Solar eclipses as a symbol

Solar eclipses and superstition

Bernard Le Bovier de Fontenelle (1657–1757)

Dialogen über die Mehrheit der Welten (Berlin, 1789)

Many ancient civilisations regarded and feared solar eclipses as supernatural apparitions. People considered them omens of pending doom or believed the sun was being attacked by hostile demons. 

In his book entitled "Entretiens sur la pluralité des mondes (external link)" (London, 1761), Bernard Le Bovier de Fontenelle mentions that there was a belief throughout Eastern India that an evil monster threatened the sun during a solar eclipse. Consequently, during such an event rivers full of Indians standing up to their necks in the water could be seen, which was deemed a devout and appropriate way to urge the sun to put up a courageous fight. 

In other civilisations, it was common to scare away the demons threatening the sun by screaming and making noise. It was also customary to cover fountains during solar eclipses to protect people against poisoning.   

These superstitious views were not always adverse. Sometimes, they even had positive consequences. As Hermann J. Klein writes in "Die Sonnen- und Mondfinsternisse" (Kreuznach, 1870):

"In 584 BC, a total solar eclipse occurred across part of Asia Minor when Allyattes, King of Lydia, and Cyaxares of Media went into battle. The armies fled the battlefield in terror and the rulers made peace."

A similar superstition is documented far more recently. François Arago explains that the announcement of a solar eclipse in Paris and the surrounding area in the seventeenth century spread such terror that the priests could not cope with the flurry to the confessional box.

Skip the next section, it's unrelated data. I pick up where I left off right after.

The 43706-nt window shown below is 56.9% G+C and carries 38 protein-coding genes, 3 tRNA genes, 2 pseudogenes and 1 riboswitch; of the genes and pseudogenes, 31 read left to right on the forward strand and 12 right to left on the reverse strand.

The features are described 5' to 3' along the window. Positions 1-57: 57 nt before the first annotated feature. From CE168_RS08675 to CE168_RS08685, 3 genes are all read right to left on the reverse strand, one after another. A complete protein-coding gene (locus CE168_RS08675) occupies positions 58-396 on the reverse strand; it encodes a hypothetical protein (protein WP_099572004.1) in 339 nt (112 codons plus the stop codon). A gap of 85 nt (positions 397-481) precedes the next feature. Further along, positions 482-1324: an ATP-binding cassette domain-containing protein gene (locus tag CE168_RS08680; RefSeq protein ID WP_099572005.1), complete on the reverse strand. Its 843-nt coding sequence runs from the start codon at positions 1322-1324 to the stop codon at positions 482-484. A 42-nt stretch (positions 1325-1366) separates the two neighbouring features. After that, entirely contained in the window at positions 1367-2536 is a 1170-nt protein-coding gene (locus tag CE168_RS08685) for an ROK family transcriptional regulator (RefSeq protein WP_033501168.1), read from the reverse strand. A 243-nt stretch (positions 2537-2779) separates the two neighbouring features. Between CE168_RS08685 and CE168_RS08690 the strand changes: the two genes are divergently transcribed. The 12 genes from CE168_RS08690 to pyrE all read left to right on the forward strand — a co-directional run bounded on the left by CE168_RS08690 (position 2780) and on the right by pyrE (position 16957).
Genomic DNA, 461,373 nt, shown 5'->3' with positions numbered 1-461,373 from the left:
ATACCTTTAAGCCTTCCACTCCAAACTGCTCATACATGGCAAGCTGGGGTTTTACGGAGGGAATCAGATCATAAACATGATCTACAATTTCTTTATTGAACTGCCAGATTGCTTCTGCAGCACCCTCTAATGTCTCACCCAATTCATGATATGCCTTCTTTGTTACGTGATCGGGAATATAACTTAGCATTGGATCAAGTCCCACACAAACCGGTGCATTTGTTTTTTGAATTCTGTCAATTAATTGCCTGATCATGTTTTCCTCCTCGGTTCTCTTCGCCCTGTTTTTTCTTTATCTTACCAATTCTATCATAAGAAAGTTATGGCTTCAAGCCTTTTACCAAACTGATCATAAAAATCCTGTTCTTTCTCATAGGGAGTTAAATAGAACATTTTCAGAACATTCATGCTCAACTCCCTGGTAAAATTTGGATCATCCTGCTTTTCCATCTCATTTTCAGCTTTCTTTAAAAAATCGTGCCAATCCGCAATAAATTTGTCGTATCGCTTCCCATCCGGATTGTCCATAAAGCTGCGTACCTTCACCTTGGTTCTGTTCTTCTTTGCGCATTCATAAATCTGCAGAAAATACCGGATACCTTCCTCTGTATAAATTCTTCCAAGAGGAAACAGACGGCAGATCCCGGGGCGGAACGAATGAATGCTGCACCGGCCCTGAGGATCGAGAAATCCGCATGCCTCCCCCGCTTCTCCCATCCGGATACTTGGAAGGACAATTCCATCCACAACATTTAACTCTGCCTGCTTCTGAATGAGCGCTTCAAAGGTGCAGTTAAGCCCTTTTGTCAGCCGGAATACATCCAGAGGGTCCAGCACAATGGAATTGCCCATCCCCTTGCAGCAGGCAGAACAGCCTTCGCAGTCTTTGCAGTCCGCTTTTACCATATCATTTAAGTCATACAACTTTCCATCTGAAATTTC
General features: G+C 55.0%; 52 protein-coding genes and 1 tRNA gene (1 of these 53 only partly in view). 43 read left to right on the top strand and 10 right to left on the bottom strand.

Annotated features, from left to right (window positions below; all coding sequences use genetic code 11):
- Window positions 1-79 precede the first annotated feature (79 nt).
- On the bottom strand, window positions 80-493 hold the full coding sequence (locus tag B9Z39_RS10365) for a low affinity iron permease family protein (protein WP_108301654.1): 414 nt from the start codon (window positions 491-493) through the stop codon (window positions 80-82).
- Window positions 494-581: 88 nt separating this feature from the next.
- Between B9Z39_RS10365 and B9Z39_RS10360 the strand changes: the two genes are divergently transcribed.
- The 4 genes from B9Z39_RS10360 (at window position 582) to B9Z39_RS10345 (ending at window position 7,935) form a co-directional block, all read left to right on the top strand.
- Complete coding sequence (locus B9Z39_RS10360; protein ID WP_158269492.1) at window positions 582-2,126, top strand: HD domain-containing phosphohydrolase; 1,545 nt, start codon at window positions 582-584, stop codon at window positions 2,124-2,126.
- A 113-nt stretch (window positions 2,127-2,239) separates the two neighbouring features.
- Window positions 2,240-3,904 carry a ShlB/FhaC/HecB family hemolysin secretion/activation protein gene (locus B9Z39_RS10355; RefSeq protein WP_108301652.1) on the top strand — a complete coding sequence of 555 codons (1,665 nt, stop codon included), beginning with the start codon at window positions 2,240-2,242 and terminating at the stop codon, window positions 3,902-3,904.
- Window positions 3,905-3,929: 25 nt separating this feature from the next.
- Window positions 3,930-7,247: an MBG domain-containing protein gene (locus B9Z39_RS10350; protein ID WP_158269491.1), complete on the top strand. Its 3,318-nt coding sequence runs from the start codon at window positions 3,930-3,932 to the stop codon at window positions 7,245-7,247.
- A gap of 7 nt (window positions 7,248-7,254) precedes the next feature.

Johann Jacob Scheuchzer (1672–1733)

Eclipsis passionalis from the "Kupfer-Bibel (external link)" (Vierdte Abtheilung, Augsburg and Ulm, 1735)

Solar eclipses as a stylistic chronicling device

The natural spectacle has often been associated with key events. Solar eclipses have even been fabricated by chroniclers to stress the importance of certain events (battles, the birth or death of a king).

Atmospheric hazes have sometimes been confused with solar eclipses. These include the "eclipsis passionalis", the eclipse at Christ's crucifixion, which is portrayed by the evangelists Mathew, Mark and Luke, and depicted so impressively in Johann Jakob Scheuchzer's (external link) "Copper Bible". In truth, no evidence of this solar eclipse has been found.

Solar eclipses and mythology

The disappearance of the sun and the moon during solar and lunar eclipses has also been explained purely mythologically: people supposed that a dragon devoured the sun and the moon before eventually releasing them again, which is why the intersections between the ecliptic – the plane in which the earth moves – and the lunar orbit are still referred to as the "head and tail of the dragon" to this day as eclipses can only occur in their vicinity. The timespan between two moon passages through the dragon's head and tail is also known as the "draconic month". 

Peter Apian (1495–1552)

In this hand-coloured woodcut from "Astronomicum Caesareum (external link)" (Ingolstadt, 1540), a dragon is depicted in connection with the lunar eclipse.